To assess the accuracy and impact of our new DTLx reconciliation framework, we implemented our ODTLx-Sampling algorithm and applied it to both simulated and real datasets. We describe the results of this experimental evaluation below.
4.1. Results on Simulated Datasets
We used simulated datasets to systematically evaluate the accuracy of DTLx reconciliations and to compare its accuracy and functionality against ecceTERA, the only other parsimony-based reconciliation model that handles
events. Our implementation is built upon the open-source RANGER-DTL software package [17
] and we refer to the new software implementation as RANGER-DTLx.
We used the recently developed phylogenetic tree simulation software ZOMBI [29
] to evolve simulated gene trees with known ground-truth evolutionary histories containing explicit transfers from extinct lineages. ZOMBI tracks species lineages that eventually go extinct and allows for such lineages to participate in horizontal gene transfer events before going extinct. In our analysis, we simulated two datasets, each consisting of 500 gene tree/species tree pairs. Note that each of these 500 pairs consist of a unique (i.e., different) species tree and gene tree, where each of the species trees has exactly 50 taxa. The specific parameters used to generate the datasets are shown in Table 1
. Notably, Dataset-2 has a higher rate of transfers and more
events in the gene trees due to a higher extinction rate. For increased realism, the transfer rate was split evenly between additive and replacing transfers.
The final gene trees, obtained after pruning out all gene lineages with no surviving gene descendants, had, on average, 152.5 leaves, 11.6 duplications, 18.1 transfers, 3.0 events, and 121.7 speciations for Dataset-1, and 180.3 leaves, 10.5 duplications, 26.7 transfers, 5.7 events, and 142 speciations for Dataset-2. For reference, the unpruned gene trees showed on average, for Dataset-1, 16.1 losses and 42 extinctions, and for Dataset-2, 24.2 losses and 67.4 extinctions. Thus, Datasets 1 and 2 correspond to low and moderate rates, respectively, of the relevant evolutionary events.
We used these two simulated datasets to address the following three questions: (i) Does using DTLx reconciliation, i.e., RANGER-DTLx, improve upon the overall accuracy of DTL reconciliation in the presence of events? (ii) How well do RANGER-DTLx and ecceTERA detect events? Furthermore, (iii) How do RANGER-DTLx and ecceTERA compare in their ability to detect the phylogenetic location of the extinct donor of a event?
Comparing accuracies of DTL and DTLx reconciliation. Since both RANGER-DTLx and ecceTERA can account for additional evolutionary scenarios that cannot be correctly handled in traditional DTL reconciliation, it is reasonable to expect that both RANGER-DTLx and ecceTERA should result in greater overall reconciliation accuracy than traditional DTL reconciliation. We therefore applied RANGER-DTLx, ecceTERA, and RANGER-DTL (which implements the traditional DTL reconciliation framework) to both simulated datasets and evaluated the overall accuracies of the resulting reconciliations. Note that, for a fair comparison, we only compared reconciliation accuracy across the nodes present on the input gene trees, without inclusion of any hidden nodes inferred by RANGER-DTLx.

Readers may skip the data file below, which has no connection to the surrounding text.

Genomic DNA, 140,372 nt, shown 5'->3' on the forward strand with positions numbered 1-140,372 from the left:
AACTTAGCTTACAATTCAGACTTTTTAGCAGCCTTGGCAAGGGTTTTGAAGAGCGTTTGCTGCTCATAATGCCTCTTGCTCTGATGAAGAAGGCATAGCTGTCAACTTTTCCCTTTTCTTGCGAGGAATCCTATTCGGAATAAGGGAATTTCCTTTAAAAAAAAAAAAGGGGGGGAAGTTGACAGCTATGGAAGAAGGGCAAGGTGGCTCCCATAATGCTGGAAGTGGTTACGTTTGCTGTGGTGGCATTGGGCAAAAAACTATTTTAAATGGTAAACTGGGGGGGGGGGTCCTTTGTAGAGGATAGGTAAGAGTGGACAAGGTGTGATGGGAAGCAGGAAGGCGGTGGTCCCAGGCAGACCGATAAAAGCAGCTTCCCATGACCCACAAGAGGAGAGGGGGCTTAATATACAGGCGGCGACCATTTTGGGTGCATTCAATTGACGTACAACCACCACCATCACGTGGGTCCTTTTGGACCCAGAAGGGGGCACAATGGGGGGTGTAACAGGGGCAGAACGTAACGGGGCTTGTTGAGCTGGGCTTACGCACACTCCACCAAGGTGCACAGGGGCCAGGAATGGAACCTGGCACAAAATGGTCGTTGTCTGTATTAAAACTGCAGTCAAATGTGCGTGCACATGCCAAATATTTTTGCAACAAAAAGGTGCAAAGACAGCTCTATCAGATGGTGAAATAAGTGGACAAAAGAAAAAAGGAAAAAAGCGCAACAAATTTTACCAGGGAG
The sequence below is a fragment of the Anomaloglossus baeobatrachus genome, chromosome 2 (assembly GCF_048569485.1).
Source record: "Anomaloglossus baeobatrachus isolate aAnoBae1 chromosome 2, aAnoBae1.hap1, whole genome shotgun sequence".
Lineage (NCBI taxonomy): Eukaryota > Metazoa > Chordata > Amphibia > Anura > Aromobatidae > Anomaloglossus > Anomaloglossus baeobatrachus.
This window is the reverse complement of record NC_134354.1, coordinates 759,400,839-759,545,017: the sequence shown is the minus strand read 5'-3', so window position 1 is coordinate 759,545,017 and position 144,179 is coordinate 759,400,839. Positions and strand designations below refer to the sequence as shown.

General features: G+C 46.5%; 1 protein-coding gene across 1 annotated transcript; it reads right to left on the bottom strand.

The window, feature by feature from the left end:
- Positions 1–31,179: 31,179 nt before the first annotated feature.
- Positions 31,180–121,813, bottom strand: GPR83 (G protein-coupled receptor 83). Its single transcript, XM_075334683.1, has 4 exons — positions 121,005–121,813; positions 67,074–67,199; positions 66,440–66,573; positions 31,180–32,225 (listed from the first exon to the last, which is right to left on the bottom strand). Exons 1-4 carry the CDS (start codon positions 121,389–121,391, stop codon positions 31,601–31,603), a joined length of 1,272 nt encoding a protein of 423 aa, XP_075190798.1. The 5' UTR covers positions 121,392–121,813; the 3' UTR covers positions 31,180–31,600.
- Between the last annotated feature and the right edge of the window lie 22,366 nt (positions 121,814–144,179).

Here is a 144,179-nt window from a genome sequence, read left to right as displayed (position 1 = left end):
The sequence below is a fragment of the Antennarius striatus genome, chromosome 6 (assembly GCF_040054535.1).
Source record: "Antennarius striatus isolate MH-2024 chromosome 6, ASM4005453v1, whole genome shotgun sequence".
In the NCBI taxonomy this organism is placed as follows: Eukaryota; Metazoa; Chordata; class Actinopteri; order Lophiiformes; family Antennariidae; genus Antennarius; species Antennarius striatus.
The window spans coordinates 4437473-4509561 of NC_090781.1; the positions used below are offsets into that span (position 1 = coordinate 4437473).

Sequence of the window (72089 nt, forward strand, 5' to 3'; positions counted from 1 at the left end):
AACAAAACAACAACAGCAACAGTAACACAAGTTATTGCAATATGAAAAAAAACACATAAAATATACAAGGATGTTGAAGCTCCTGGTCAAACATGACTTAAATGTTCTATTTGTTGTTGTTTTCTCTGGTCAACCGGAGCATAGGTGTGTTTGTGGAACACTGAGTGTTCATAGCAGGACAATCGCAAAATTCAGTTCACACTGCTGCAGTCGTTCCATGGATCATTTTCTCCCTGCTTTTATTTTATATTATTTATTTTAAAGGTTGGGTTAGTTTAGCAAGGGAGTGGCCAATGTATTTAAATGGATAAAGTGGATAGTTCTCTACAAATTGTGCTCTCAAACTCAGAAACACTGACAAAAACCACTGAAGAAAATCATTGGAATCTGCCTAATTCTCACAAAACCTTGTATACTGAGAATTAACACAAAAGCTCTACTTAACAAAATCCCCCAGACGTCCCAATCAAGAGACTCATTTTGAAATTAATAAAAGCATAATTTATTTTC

For an inferred reconciliation
denote the sets of speciation nodes, duplication nodes, standard transfer nodes, mappings for internal nodes of G
, and transfer recipients for standard transfers, respectively. The sets
are defined analogously for the ground truth reconciliation
. Overall accuracy is quantified through the following three metrics:
To account for multiple optimal reconciliations, we used the standard approach of assigning the most well supported mapping and event type for each of the three methods/software. Specifically, 100 random optimal reconciliations were sampled for each gene tree/species tree pair, for both RANGER-DTLx and RANGER-DTL, and each gene tree node was assigned the most frequently observed mapping and event type among the 100 samples [11
]. A similar procedure was followed for ecceTERA, but based on the reconciliation graph computed by ecceTERA [12
], rather than on uniform random sampling.
Recall that, unlike ecceTERA, our DTLx reconciliation framework allows for independent assignment of and event costs. We therefore tried two different costs for events in all our experiments: 3 and 4. We fixed the cost of a event at 4. The costs for other events were fixed as follows for all three methods: Loss cost = 1, duplication cost = 2, and transfer cost = 3, which correspond to the defaults used in RANGER-DTL and ecceTERA. Based on these costs, ecceTERA automatically assigns events a cost of 4 (equivalent to one transfer plus one loss), and events a cost of 3 (equivalent to one transfer event).
The results of our analysis appear in Table 2
. As the table shows, RANGER-DTL, RANGER-DTLx with
cost 4, and ecceTERA have nearly indistinguishable reconciliation accuracies across both datasets, while RANGER-DTLx with
cost 3 shows slightly worse event and mapping accuracies but slightly better recipient accuracy. These results suggest that models that account for
events may not result in improved overall reconciliation accuracy compared to traditional DTL reconciliation, at least for low to moderate rates of
events as in our datasets. Importantly, these results also show that allowing for
events does not worsen reconciliation accuracy, even when the rate of
events is low (Dataset-1).